The revelations emerged little more than a week after Mr Flowers had given a stumbling performance in front of the Treasury Select Committee when he appeared to have little knowledge of the bank’s finances in the face of questioning about its poor performance. The ‘ethical’ bank is currently having to go through a £1.5bn rescue which will see majority control turned over to investors including US hedge funds.
The Co-op Bank declined to comment publicly on Mr Flowers’ pay-off but a well-placed source said the payment represented a notice period up to the end of 2013 and added he had not been paid up to the end of his term of chairman, which was due to run to 2015.
But Mr McGowan said: “It is a scandal that he is being rewarded for his incompetence and the damage he has inflicted on the Co-op Bank. Any money he has been paid out should be returned and any payments he has been promised stopped immediately.
“He should not be paid off for his gross mismanagement and behaviour but required to pay back his ill-deserved earnings.
“The crisis at the bank is not a failure of the co-op model of business but a gross failure of governance for which he could have been sacked. Instead he is now being rewarded with good money for his incompetence.”
Asked whether Mr Flowers would be required to repay any of the money, a Co-operative Bank spokesman said: “There is an internal investigation taking place with regard to Paul Flowers. It would be inappropriate for us to answer that question at this moment in time.”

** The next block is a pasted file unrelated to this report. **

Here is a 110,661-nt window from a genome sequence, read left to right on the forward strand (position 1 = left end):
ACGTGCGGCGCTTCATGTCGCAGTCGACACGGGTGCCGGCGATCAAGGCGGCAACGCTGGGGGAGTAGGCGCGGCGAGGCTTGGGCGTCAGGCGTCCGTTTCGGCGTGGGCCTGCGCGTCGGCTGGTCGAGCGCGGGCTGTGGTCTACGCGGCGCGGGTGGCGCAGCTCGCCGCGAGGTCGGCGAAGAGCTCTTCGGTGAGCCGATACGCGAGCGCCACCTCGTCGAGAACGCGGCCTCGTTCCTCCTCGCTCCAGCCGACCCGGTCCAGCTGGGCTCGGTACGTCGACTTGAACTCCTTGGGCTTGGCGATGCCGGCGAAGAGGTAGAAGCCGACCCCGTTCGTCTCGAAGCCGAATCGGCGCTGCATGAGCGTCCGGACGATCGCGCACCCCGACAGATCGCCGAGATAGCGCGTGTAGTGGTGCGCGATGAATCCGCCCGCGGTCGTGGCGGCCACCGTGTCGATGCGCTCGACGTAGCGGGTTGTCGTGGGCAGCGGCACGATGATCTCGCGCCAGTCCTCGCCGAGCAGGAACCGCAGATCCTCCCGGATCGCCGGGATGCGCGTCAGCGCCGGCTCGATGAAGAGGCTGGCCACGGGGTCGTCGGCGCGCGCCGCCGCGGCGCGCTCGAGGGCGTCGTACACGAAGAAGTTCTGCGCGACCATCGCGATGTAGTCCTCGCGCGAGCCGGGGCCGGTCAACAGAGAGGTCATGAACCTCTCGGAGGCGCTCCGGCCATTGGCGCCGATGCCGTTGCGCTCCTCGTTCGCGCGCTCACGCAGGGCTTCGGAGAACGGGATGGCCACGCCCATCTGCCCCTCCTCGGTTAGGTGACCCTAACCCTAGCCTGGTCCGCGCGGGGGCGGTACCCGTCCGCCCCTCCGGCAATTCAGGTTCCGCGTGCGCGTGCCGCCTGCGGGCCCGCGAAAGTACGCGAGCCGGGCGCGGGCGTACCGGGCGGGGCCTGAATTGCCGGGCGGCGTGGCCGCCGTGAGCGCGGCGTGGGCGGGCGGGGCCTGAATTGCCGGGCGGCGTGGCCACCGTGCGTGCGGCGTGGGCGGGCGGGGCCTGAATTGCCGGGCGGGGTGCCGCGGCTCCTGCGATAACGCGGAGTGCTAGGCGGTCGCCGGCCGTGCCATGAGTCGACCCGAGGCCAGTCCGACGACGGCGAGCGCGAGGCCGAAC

The Co-operative Group chairman, Len Wardle, resigned with immediate effect on Tuesday after taking responsibility for the Group’s decision to appoint Mr Flowers as chairman of the bank board.
He had been due to retire next May and it is understood no decision has been taken on any further payments Mr Wardle will receive.
In the Commons, David Cameron told MPs that there were “clearly a lot of questions that have to be answered” in relation to the Co-Operative Bank.
“The Chancellor will be discussing with the regulators what is the appropriate form of inquiry to get to the bottom of what went wrong here,” he said. “Why was Rev Flowers judged suitable to be chairman of a bank? Why weren’t alarm bells ringing earlier, particularly by those who knew?
“I think it will be important in the coming days that if anyone does have information they stand up and provide it to the authorities.”
Mr Cameron said that the “first priority” was to safeguard the bank and ensure its customers and bondholders were protected without using taxpayers’ money.
But he also sought to increase pressure on Labour leader Ed Miliband, who is facing growing questions over his party’s links to the former bank chairman.
Tory chairman Grant Shapps has questioned when Mr Miliband and shadow chancellor Ed Balls became aware of why Mr Flowers resigned from Bradford Council.
He has also challenged the Labour leader to explain why Mr Flowers had been brought on to the party’s business advisory group and to return a £50,000 donation to Mr Balls’ office that he had backed.
Mr Miliband sought to avert the attack by reminding Mr Cameron that his own party had taken donations from individuals such as Asil Nadir, who was jailed after going on the run when facing fraud allegations.